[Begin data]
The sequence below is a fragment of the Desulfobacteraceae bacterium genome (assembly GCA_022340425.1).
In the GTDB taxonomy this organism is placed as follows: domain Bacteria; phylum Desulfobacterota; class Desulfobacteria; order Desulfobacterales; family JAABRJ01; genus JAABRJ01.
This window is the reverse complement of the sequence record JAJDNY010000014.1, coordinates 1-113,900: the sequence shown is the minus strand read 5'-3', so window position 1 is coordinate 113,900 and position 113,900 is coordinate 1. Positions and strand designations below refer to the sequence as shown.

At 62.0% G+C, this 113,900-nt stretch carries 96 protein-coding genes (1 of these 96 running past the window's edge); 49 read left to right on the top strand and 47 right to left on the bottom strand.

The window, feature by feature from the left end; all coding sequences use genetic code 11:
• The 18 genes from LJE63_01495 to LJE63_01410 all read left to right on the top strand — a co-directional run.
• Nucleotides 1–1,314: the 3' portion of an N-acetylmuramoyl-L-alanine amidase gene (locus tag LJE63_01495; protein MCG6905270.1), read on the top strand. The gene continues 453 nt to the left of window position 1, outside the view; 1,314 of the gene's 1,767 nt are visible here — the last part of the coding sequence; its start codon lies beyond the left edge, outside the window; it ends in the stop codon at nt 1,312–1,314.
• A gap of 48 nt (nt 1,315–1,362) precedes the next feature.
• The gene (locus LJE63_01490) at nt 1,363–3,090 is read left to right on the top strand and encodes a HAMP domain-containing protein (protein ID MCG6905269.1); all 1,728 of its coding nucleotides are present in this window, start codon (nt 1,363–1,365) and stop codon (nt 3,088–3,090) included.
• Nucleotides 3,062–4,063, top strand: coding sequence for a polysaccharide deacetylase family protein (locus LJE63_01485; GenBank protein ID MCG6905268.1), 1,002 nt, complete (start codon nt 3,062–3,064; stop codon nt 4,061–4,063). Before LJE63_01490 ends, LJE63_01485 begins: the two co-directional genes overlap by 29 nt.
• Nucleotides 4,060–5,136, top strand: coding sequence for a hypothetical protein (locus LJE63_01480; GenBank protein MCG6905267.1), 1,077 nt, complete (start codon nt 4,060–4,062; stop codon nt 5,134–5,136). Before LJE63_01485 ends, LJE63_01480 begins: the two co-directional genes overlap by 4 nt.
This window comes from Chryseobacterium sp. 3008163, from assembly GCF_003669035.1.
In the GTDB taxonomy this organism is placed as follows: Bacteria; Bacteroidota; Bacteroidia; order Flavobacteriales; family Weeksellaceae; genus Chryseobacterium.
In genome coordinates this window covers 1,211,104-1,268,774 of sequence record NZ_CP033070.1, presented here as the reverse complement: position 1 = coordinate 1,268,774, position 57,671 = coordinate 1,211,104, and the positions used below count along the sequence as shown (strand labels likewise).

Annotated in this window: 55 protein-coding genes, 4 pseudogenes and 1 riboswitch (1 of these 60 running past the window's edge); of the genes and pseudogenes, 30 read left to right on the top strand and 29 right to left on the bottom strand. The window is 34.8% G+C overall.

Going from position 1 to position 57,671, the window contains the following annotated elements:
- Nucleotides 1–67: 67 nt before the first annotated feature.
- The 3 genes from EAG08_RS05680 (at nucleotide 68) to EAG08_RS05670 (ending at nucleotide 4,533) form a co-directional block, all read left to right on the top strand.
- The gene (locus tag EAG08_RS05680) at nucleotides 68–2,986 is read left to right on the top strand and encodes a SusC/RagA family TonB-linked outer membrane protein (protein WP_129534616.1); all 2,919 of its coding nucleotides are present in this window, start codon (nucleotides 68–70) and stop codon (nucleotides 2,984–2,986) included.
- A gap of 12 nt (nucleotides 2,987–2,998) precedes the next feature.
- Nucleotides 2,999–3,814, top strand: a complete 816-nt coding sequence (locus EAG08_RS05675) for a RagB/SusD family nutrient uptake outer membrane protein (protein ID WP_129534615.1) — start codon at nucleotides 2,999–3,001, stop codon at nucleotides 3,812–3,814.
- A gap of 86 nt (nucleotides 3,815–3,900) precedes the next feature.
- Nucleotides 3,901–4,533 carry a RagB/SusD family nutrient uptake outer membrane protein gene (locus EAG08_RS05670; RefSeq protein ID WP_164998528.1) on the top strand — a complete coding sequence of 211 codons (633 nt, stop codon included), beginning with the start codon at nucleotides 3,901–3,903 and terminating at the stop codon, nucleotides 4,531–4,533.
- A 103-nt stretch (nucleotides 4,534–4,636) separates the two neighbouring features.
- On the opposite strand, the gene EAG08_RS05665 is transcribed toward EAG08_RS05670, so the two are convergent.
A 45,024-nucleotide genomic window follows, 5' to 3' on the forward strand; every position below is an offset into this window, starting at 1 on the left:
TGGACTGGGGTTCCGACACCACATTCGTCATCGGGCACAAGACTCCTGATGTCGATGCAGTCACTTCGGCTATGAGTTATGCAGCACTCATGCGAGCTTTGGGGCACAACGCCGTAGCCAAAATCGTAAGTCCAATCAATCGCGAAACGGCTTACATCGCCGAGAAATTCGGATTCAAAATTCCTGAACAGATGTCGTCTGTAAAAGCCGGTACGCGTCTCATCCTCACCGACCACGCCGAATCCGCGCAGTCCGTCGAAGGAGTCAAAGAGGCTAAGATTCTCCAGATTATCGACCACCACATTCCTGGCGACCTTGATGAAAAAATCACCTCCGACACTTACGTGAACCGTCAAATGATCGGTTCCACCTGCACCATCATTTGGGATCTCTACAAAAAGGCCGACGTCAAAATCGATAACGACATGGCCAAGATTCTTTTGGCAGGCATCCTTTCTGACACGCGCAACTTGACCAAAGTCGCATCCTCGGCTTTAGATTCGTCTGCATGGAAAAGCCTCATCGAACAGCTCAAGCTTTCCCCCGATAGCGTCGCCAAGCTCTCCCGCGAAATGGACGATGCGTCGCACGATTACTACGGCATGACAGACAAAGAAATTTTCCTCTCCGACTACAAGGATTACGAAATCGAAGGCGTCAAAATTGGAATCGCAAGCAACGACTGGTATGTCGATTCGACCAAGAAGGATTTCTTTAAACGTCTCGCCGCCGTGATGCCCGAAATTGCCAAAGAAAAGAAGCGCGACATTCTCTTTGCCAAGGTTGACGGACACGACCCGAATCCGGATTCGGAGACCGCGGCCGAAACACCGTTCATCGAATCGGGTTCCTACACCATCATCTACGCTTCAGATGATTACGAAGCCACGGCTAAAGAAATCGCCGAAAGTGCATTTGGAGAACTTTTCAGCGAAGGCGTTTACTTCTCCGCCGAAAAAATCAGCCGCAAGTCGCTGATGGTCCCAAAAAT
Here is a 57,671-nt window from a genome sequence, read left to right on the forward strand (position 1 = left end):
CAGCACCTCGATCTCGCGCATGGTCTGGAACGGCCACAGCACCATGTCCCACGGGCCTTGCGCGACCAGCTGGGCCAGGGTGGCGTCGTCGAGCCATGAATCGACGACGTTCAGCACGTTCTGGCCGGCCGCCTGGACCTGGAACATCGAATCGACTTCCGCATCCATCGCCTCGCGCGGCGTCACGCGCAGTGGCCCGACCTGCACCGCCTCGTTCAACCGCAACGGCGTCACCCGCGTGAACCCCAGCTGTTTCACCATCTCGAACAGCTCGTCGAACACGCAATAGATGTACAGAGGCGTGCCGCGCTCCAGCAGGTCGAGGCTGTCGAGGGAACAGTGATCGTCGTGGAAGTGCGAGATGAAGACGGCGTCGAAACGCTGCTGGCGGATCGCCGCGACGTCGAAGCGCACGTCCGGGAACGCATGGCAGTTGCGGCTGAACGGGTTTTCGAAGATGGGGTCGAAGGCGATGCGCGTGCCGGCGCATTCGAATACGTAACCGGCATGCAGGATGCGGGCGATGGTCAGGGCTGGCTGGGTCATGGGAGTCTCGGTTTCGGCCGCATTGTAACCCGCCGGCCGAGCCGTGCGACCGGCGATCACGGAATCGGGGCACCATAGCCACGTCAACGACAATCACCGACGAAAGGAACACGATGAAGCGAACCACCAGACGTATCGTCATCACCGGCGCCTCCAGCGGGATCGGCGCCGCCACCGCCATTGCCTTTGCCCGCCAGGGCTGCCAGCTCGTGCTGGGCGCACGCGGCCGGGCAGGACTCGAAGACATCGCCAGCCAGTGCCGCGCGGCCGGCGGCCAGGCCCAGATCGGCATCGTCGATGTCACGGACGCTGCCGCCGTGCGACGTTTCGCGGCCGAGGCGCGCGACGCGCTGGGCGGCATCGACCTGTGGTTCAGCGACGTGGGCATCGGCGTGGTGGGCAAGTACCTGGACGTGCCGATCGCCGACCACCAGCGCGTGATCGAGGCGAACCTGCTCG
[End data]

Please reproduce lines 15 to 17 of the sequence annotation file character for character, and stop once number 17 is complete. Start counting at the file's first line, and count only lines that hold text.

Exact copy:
Annotated in this window: 55 protein-coding genes, 4 pseudogenes and 1 riboswitch (1 of these 60 running past the window's edge); of the genes and pseudogenes, 30 read left to right on the top strand and 29 right to left on the bottom strand. The window is 34.8% G+C overall.

Going from position 1 to position 57,671, the window contains the following annotated elements:
- Nucleotides 1–67: 67 nt before the first annotated feature.